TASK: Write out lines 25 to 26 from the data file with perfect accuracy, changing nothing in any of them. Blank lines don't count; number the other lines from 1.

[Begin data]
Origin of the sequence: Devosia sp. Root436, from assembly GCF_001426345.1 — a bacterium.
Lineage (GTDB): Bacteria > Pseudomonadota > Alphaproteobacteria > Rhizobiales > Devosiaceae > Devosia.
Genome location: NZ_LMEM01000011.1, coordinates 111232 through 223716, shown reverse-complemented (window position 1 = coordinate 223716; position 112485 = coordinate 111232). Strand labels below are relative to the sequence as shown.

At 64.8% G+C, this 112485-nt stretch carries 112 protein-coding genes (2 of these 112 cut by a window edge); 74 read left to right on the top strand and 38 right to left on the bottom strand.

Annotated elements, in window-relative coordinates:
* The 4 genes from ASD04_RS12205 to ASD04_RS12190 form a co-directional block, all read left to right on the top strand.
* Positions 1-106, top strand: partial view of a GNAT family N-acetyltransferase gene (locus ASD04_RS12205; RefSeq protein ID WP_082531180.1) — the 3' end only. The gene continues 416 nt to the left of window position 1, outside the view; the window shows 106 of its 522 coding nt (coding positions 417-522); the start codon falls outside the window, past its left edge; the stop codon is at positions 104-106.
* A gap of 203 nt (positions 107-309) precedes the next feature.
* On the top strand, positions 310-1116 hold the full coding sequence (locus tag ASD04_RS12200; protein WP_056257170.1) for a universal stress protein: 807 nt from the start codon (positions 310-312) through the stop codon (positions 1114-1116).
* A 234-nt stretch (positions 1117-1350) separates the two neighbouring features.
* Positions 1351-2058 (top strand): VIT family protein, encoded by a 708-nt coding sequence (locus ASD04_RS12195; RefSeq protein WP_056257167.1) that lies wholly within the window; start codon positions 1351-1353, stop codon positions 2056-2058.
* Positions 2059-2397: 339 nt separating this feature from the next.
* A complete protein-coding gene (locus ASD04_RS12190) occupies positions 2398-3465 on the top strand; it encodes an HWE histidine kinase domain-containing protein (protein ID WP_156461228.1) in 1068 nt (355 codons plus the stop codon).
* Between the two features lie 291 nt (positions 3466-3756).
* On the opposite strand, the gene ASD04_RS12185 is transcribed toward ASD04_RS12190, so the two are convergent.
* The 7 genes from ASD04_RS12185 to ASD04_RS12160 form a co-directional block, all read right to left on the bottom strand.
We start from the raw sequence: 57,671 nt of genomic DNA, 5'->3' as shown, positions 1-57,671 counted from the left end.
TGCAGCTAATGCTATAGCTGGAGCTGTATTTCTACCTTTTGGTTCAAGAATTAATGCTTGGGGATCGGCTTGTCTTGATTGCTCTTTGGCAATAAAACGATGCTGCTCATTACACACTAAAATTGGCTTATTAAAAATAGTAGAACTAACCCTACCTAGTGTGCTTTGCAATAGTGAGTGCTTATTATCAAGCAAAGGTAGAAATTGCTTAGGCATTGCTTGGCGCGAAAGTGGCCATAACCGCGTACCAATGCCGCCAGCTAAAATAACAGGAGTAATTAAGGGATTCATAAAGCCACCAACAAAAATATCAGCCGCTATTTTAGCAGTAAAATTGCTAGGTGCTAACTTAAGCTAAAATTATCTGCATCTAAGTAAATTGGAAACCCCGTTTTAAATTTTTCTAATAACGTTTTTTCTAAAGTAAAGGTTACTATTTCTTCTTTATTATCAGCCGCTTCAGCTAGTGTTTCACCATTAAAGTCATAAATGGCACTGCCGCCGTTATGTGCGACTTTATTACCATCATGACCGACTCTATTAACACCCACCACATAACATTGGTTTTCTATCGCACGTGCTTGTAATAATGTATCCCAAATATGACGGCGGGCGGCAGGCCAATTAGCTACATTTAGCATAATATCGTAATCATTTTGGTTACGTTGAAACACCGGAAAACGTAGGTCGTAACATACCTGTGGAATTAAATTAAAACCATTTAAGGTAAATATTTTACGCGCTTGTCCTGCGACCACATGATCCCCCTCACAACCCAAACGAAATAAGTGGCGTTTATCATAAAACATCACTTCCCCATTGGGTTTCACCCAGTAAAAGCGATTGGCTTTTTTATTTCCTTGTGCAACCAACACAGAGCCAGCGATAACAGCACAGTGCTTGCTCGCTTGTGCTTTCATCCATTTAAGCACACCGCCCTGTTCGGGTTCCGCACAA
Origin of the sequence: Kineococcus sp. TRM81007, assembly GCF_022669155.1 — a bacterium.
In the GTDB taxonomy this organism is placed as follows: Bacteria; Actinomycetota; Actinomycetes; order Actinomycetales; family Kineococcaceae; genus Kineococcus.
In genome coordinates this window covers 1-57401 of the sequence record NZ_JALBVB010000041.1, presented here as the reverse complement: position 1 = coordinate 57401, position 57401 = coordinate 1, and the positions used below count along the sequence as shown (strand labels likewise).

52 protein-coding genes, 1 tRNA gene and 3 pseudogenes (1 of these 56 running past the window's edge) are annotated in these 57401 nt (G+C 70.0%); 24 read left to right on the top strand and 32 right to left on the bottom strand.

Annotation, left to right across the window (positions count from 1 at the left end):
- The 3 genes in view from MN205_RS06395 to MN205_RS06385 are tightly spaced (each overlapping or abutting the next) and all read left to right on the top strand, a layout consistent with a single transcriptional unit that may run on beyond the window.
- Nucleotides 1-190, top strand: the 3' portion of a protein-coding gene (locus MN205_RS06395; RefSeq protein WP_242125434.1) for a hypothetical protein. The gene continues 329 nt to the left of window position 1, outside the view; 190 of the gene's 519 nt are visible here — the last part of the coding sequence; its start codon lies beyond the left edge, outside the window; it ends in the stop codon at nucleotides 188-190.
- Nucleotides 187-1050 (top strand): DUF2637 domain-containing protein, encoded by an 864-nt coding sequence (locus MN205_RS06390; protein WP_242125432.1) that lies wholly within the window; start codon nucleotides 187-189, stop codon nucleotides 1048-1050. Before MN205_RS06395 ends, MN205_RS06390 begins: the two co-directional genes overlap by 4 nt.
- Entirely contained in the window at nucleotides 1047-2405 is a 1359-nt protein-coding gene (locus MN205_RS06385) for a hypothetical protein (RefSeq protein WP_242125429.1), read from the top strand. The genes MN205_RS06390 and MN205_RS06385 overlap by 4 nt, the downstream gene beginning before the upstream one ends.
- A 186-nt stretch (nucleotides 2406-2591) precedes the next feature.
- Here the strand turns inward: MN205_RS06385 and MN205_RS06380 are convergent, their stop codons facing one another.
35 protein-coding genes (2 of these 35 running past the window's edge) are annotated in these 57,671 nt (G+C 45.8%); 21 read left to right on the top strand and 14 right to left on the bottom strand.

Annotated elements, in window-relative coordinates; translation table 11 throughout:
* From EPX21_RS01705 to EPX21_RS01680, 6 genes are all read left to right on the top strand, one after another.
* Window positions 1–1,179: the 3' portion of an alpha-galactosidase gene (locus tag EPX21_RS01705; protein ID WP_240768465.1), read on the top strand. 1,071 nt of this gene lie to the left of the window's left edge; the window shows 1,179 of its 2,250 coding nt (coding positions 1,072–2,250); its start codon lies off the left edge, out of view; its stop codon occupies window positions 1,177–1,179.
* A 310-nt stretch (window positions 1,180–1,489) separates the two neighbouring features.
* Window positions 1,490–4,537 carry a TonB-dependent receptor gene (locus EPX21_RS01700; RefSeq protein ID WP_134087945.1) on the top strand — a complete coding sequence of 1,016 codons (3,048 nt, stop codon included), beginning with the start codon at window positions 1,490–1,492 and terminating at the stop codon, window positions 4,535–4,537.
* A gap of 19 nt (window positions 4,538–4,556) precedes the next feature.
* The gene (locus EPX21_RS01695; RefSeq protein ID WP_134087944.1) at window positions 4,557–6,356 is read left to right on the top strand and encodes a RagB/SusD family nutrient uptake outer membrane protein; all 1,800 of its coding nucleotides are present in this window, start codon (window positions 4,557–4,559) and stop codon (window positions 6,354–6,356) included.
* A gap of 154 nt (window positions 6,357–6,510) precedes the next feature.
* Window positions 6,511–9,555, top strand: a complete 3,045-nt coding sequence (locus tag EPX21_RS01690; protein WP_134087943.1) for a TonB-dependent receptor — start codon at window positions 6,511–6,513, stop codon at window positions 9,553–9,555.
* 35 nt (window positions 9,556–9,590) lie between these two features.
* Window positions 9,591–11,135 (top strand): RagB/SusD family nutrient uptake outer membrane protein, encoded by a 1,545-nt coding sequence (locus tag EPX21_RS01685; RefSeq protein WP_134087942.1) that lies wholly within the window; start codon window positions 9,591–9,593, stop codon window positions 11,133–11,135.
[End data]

- Nucleotides 1-190, top strand: the 3' portion of a protein-coding gene (locus MN205_RS06395; RefSeq protein WP_242125434.1) for a hypothetical protein. The gene continues 329 nt to the left of window position 1, outside the view; 190 of the gene's 519 nt are visible here — the last part of the coding sequence; its start codon lies beyond the left edge, outside the window; it ends in the stop codon at nucleotides 188-190.
- Nucleotides 187-1050 (top strand): DUF2637 domain-containing protein, encoded by an 864-nt coding sequence (locus MN205_RS06390; protein WP_242125432.1) that lies wholly within the window; start codon nucleotides 187-189, stop codon nucleotides 1048-1050. Before MN205_RS06395 ends, MN205_RS06390 begins: the two co-directional genes overlap by 4 nt.